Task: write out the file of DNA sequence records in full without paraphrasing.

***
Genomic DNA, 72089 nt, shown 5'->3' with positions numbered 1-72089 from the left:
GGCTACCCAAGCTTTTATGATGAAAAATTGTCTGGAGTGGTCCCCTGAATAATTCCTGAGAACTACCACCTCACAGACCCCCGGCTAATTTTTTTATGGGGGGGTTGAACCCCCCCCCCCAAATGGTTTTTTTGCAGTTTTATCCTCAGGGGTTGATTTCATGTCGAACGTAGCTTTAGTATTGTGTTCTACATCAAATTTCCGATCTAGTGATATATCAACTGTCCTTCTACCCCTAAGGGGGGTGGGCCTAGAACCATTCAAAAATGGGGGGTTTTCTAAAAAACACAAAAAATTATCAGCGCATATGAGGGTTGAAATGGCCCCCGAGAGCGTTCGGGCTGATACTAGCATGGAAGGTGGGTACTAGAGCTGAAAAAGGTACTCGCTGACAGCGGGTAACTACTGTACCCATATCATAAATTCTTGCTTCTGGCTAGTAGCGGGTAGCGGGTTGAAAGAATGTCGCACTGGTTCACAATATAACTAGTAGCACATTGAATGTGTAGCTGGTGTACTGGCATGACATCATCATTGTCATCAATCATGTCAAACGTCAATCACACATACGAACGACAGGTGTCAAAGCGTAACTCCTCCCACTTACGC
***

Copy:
Genomic DNA, 72089 nt, shown 5'->3' with positions numbered 1-72089 from the left:
GGCTACCCAAGCTTTTATGATGAAAAATTGTCTGGAGTGGTCCCCTGAATAATTCCTGAGAACTACCACCTCACAGACCCCCGGCTAATTTTTTTATGGGGGGGTTGAACCCCCCCCCCCAAATGGTTTTTTTGCAGTTTTATCCTCAGGGGTTGATTTCATGTCGAACGTAGCTTTAGTATTGTGTTCTACATCAAATTTCCGATCTAGTGATATATCAACTGTCCTTCTACCCCTAAGGGGGGTGGGCCTAGAACCATTCAAAAATGGGGGGTTTTCTAAAAAACACAAAAAATTATCAGCGCATATGAGGGTTGAAATGGCCCCCGAGAGCGTTCGGGCTGATACTAGCATGGAAGGTGGGTACTAGAGCTGAAAAAGGTACTCGCTGACAGCGGGTAACTACTGTACCCATATCATAAATTCTTGCTTCTGGCTAGTAGCGGGTAGCGGGTTGAAAGAATGTCGCACTGGTTCACAATATAACTAGTAGCACATTGAATGTGTAGCTGGTGTACTGGCATGACATCATCATTGTCATCAATCATGTCAAACGTCAATCACACATACGAACGACAGGTGTCAAAGCGTAACTCCTCCCACTTACGC